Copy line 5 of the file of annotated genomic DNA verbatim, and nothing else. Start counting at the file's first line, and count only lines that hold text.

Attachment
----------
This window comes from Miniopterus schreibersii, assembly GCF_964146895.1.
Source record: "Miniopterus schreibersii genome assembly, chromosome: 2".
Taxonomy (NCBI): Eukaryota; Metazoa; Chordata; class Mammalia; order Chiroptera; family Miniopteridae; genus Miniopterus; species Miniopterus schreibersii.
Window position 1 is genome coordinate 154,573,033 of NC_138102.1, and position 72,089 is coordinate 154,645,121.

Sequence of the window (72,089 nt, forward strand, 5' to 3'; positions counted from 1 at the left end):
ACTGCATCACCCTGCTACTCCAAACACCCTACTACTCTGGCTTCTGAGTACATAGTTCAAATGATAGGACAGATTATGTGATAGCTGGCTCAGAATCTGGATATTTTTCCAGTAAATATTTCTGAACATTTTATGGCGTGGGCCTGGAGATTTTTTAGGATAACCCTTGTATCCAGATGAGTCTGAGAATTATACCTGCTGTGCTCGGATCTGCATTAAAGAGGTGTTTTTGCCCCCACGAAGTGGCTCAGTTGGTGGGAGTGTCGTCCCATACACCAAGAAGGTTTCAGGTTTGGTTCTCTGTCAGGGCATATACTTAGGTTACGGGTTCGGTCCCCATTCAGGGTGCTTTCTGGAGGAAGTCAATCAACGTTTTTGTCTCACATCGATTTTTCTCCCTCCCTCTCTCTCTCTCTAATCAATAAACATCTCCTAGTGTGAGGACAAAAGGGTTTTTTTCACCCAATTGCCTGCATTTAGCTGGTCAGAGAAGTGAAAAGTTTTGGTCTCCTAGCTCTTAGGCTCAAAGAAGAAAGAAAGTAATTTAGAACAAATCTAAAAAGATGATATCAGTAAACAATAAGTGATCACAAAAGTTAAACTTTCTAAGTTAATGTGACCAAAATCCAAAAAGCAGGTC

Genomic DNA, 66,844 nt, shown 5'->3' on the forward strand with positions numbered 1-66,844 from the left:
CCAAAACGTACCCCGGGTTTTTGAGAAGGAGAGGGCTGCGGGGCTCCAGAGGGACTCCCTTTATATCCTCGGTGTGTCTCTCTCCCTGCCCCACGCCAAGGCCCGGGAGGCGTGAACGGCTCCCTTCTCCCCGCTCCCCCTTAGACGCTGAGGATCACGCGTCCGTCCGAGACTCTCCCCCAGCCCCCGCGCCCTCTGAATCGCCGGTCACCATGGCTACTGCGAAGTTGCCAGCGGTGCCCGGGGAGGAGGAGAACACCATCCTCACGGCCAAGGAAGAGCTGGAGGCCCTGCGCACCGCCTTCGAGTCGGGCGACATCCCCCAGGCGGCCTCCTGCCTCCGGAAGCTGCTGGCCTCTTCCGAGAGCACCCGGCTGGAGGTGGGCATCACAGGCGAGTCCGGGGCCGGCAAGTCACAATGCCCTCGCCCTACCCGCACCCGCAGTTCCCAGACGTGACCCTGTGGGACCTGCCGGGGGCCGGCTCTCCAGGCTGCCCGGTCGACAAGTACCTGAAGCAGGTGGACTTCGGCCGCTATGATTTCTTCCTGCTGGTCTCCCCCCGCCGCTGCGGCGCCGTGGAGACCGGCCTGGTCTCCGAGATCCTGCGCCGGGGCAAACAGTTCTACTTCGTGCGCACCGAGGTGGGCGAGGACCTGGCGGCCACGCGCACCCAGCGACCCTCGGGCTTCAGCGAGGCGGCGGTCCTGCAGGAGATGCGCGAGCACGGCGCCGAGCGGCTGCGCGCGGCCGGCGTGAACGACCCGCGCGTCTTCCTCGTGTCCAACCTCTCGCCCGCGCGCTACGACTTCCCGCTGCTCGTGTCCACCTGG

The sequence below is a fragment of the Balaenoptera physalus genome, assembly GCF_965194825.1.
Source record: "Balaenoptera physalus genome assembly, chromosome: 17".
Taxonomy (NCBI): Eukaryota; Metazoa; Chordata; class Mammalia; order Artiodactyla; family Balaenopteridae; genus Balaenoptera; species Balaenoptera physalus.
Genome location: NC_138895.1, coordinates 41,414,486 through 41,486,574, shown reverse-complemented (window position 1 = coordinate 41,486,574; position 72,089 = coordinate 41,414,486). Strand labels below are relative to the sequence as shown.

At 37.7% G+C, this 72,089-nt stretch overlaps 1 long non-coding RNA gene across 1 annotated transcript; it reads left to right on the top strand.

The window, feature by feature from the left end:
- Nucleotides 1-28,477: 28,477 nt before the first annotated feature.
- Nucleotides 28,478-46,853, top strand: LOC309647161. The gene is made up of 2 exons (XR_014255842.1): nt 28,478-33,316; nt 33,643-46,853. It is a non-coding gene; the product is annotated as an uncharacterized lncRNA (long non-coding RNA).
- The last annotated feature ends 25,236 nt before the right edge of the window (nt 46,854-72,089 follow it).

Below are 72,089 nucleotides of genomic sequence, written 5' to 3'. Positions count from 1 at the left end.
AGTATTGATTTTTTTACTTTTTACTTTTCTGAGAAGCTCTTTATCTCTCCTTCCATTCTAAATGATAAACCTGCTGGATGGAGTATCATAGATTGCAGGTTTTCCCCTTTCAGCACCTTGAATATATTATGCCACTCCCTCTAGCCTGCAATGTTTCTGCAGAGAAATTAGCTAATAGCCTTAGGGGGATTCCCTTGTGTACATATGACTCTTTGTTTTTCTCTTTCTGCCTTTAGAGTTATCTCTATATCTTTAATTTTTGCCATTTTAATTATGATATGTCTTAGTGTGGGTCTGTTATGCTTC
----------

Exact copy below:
Sequence of the window (72,089 nt, forward strand, 5' to 3'; positions counted from 1 at the left end):